Singer, Holzapfel Call for Public Hearings on Casino Expansion, Including Hearing for Monmouth and Ocean Counties
Senate Republicans Robert Singer and Jim Holzapfel called for a series of public hearings across the state, including in Monmouth and Ocean counties, about the possible authorization of a casino outside of Atlantic City. To expand gambling beyond Atlantic City voters would need to approve a ballot question authorizing the expansion.
“Before this matter is put on a ballot for a vote or any gaming expansion is limited to one specific location we need to make sure residents across the state are given the opportunity to weigh in and hear how expanded gaming could benefit or impact their community,” said Singer (R-Monmouth, Ocean). “One of those hearings should take place in Monmouth or Ocean counties, where I believe the addition of a casino would not only bring jobs to the local community but would add to the array of attractions that are already here and increase the appeal of the collective shore region.”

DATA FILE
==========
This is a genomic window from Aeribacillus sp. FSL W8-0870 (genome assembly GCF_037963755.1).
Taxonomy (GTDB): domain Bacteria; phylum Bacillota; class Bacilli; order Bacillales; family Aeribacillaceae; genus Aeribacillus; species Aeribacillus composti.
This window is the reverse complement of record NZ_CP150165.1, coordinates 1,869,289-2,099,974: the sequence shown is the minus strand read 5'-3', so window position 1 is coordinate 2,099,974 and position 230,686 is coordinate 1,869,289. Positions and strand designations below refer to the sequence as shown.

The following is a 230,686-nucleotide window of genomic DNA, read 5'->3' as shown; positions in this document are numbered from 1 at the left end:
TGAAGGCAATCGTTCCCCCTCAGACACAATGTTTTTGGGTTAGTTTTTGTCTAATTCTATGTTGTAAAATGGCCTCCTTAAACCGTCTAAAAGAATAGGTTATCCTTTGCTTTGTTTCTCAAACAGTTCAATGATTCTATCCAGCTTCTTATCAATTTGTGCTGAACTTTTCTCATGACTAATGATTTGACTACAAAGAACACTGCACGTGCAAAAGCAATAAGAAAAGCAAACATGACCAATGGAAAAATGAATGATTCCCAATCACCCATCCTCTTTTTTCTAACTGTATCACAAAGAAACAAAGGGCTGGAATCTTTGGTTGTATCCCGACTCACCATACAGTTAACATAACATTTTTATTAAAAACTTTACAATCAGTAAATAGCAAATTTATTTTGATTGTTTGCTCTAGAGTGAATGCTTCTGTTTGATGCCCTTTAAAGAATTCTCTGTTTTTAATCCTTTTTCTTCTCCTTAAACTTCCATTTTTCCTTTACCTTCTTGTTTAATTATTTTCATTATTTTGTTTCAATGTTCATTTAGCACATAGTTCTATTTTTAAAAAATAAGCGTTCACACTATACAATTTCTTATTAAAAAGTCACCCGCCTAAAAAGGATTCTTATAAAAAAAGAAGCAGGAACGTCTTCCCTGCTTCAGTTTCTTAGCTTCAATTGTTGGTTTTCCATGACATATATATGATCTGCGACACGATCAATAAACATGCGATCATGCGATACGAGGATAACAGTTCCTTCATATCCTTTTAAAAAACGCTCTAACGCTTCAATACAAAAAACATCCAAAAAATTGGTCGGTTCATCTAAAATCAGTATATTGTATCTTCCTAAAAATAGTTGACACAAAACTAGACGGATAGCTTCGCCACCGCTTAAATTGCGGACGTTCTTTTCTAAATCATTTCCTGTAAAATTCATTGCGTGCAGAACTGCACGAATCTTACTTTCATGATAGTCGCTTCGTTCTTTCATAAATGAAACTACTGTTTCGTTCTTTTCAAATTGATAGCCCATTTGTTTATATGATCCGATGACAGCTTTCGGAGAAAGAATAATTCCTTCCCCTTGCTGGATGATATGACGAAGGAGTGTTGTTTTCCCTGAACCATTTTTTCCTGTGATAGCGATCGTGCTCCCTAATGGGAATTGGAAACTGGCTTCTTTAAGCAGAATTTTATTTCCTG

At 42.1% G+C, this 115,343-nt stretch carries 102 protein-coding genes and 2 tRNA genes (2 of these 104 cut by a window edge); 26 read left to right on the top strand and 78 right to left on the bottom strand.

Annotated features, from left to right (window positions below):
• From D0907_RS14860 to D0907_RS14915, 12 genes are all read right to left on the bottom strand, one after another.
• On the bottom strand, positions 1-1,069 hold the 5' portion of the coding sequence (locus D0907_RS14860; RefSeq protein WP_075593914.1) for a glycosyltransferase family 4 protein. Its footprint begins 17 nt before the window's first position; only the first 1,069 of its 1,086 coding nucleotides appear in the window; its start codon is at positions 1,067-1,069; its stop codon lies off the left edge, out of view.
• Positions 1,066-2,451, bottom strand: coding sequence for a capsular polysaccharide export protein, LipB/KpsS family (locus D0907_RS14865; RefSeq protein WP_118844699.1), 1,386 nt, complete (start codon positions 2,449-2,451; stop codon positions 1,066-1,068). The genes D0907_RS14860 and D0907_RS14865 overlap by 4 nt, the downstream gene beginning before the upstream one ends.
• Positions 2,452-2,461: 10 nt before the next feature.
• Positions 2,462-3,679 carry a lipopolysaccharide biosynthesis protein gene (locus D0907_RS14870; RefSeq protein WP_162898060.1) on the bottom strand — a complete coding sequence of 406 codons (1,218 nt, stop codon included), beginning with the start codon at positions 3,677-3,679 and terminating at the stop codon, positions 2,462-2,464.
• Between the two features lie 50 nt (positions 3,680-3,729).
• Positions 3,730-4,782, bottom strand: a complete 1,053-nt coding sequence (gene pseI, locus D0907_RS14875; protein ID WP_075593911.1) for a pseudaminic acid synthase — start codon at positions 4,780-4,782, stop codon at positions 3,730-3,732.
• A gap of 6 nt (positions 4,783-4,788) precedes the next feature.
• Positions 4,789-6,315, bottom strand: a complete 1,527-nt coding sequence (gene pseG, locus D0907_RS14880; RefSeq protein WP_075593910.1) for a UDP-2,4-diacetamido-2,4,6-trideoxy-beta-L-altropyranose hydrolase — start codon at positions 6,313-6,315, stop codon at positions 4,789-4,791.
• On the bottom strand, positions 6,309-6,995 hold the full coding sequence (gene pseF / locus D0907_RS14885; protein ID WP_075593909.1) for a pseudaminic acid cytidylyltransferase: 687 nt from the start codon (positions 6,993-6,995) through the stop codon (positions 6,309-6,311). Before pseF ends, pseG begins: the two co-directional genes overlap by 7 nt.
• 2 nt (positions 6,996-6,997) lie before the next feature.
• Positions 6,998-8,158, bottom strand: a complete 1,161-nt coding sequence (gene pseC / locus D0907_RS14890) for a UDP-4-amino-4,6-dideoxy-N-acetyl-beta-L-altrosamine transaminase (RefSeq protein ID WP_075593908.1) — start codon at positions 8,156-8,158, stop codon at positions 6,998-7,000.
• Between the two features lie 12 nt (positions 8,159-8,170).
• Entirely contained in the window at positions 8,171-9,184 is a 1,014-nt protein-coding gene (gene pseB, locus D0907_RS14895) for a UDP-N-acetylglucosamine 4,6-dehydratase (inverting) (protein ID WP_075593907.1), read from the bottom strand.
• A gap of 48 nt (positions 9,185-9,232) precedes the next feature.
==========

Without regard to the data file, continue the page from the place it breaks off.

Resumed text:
Senate Committee Clears Singer Bill Prohibiting Standardized Testing for Kindergarten Through Second Grade
The Senate Education Committee advanced a bill sponsored by Senator Robert Singer to prohibit commercial standardized testing for students in kindergarten through second grade.
The bill, S-2766, will protect New Jersey’s youngest students from being subjected to identical standardized assessments that are developed and scored by a commercial entity under contract with a board of education.
“While it is vital that teachers and administrators have the resources they need to track a child’s progress and ensure that students are ready for college and careers, many have expressed concern that children are being subjected to rigid, commercial standardized assessments at far too young an age,” said Senator Singer. “By passing legislation that prohibits schools from administering these assessments to students in this age group, we are ensuring that children can learn and grow in a nurturing environment, monitored and organized by the teachers and staff familiar with their individual needs.”